Loving Day: 2024 Encore

It’s June 12th! Loving Day!

You might think that Loving Day is Valentine’s Day, February 14th, but it’s not, it’s today, June 12th. If you don’t know what Loving Day is, let me tell you a story, a love story, in this brief episode.

In the 1950s, a 17-year-old young man named Richard fell in love with a neighborhood girl named Mildred. Over the years, they became closer and closer until, in 1958, they married. They were a little uncomfortable getting married at home, so they, essentially, eloped. They went on to have three children, and, all accounts, were completely devoted to each other and remained deeply in love.

So, it’s a fairly straight forward story, probably repeated dozens of times in the country every year, and just as often in the rest of the world. Lots of people fall in love and elope. But, usually, they elope because they’re worried about parental disapproval, or something like that. Richard and Mildred eloped for a different reason. They couldn’t get married in their hometown, or even their home state of Virginia, because it was illegal. Not because they were too young. By the time they married in 1958, Mildred was 18 and Richard was 24. 

No, it was illegal for them to marry because of Virginia’s 1924 Racial Integrity Act. This law forbade people considered “white” to marry people considered “colored,” that is, non-white. You see, in the eyes of the Commonwealth of Virginia, Richard was “white” and Mildred was “colored.” And in Virginia, as in every south-eastern state in the United States, such marriages were illegal until 1967.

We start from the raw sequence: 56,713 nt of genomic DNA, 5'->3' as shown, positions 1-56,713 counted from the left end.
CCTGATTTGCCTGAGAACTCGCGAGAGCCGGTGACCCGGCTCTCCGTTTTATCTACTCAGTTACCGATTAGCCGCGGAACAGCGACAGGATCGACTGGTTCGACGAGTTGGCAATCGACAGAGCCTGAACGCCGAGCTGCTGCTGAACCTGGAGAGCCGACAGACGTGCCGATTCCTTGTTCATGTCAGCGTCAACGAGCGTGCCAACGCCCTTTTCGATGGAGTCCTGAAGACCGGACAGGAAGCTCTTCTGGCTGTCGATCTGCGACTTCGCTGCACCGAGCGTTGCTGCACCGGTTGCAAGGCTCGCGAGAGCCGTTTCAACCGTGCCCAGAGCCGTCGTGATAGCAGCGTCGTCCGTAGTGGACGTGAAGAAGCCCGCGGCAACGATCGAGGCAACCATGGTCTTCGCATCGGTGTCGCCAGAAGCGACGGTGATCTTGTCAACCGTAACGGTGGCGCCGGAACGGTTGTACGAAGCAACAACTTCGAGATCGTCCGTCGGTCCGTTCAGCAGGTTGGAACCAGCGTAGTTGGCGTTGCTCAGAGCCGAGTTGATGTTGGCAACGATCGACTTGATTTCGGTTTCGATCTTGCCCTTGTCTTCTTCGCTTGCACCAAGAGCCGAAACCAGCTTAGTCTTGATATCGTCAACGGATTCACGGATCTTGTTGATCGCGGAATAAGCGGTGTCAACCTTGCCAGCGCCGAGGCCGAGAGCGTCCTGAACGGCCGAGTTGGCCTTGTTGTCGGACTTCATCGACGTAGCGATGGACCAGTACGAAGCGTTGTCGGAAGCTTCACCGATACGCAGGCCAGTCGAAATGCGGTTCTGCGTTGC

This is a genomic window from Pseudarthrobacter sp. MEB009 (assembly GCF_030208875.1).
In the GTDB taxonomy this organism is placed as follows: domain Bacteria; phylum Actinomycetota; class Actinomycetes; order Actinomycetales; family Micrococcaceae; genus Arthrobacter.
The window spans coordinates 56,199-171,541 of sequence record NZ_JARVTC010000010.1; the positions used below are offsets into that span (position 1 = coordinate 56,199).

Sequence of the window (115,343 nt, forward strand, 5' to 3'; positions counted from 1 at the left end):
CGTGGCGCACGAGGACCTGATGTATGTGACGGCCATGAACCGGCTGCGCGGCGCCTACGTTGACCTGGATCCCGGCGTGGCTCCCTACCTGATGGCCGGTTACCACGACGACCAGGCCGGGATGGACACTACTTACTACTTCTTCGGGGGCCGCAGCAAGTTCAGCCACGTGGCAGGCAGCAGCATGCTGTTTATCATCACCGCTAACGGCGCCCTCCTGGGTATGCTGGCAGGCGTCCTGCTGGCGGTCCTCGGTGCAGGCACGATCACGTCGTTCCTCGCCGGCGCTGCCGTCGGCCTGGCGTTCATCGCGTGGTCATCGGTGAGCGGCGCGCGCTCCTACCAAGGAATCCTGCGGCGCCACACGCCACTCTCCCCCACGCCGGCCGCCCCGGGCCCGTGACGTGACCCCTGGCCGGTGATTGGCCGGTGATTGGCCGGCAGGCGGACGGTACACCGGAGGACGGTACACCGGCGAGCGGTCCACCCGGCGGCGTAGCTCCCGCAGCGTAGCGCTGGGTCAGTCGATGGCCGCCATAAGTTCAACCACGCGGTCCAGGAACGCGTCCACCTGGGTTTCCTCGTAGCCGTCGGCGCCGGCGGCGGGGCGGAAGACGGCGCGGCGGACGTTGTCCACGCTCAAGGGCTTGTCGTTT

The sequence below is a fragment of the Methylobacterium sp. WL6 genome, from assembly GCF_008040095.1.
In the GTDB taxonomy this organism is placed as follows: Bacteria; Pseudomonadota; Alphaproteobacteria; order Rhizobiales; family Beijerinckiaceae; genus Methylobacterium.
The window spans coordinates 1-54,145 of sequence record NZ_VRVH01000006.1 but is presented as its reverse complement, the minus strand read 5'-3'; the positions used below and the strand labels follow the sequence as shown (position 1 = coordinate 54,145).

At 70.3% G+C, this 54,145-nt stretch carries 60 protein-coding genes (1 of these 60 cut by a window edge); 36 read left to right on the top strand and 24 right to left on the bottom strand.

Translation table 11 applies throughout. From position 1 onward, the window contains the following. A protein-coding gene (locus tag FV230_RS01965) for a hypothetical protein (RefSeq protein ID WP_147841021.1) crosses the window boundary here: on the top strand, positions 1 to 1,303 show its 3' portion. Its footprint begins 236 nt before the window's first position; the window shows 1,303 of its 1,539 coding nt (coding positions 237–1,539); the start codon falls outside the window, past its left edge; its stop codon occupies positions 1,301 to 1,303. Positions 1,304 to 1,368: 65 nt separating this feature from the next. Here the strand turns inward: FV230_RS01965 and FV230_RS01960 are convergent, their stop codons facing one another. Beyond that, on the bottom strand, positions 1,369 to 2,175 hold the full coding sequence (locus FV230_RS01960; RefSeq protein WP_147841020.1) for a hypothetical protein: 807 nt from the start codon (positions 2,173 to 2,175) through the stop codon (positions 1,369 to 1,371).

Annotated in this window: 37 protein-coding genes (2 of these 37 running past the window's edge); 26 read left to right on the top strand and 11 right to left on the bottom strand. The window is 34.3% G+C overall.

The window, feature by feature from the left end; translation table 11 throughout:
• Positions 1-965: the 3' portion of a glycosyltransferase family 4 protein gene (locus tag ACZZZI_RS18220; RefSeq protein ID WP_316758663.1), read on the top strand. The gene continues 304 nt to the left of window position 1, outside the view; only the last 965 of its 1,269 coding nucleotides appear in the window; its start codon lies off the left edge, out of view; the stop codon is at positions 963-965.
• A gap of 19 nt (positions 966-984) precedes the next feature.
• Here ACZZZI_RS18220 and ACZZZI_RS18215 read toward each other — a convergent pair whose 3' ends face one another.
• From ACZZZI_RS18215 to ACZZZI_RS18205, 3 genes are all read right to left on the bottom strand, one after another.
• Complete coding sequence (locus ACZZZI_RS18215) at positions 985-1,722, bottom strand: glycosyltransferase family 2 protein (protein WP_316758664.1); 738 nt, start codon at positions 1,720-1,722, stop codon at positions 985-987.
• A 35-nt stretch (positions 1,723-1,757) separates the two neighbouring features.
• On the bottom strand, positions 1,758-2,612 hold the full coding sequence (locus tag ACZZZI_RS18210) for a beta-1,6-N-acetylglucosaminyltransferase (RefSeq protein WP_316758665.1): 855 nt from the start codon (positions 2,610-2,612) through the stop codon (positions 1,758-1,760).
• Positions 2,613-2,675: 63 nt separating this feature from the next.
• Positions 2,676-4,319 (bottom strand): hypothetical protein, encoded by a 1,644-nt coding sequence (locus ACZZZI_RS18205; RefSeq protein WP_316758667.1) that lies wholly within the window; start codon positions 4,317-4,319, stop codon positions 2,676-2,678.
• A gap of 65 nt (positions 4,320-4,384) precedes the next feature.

But Richard and Mildred had grown up in Central Point, in Caroline County, in eastern Virginia. Central Point was unusual in Virginia, and in the South, because it had been a community with frequent racial mixing for almost a hundred years by the time Richard and Mildred met. Their families knew each other well and were considered friends. Despite the “live and let live” atmosphere of Central Point, Jim Crow laws and social expectations reigned across Virginia (even though Central Point was the exception). 

Richard and Mildred couldn’t get married legally in Virginia, so they went to Washington DC in 1958 (where there were no such restrictions). Again, being used to the fluid racial situation in their hometown of Central Point, they eventually returned there and set up a home. The Caroline County police, however, must have had a Jim Crow spasm. They burst into their home in the early hours of July 11, 1958, and arrested them under Virginia’s various laws, including the 1924 Racial Integrity Act, the State Code (which prohibited interracial couples married in other states from moving to Virginia), and the state’s anti-miscegenation laws.

Anti-miscegenation laws prohibited racial mixing in terms of sexual relations, marriage, and having children. Of course, this was hugely hypocritical in a state with a historical tradition of slave-owners having sexual relationships with female slaves, and often having children with them. But, then as well as now, no realistic person can ever expect a racist society to be morally or legally consistent.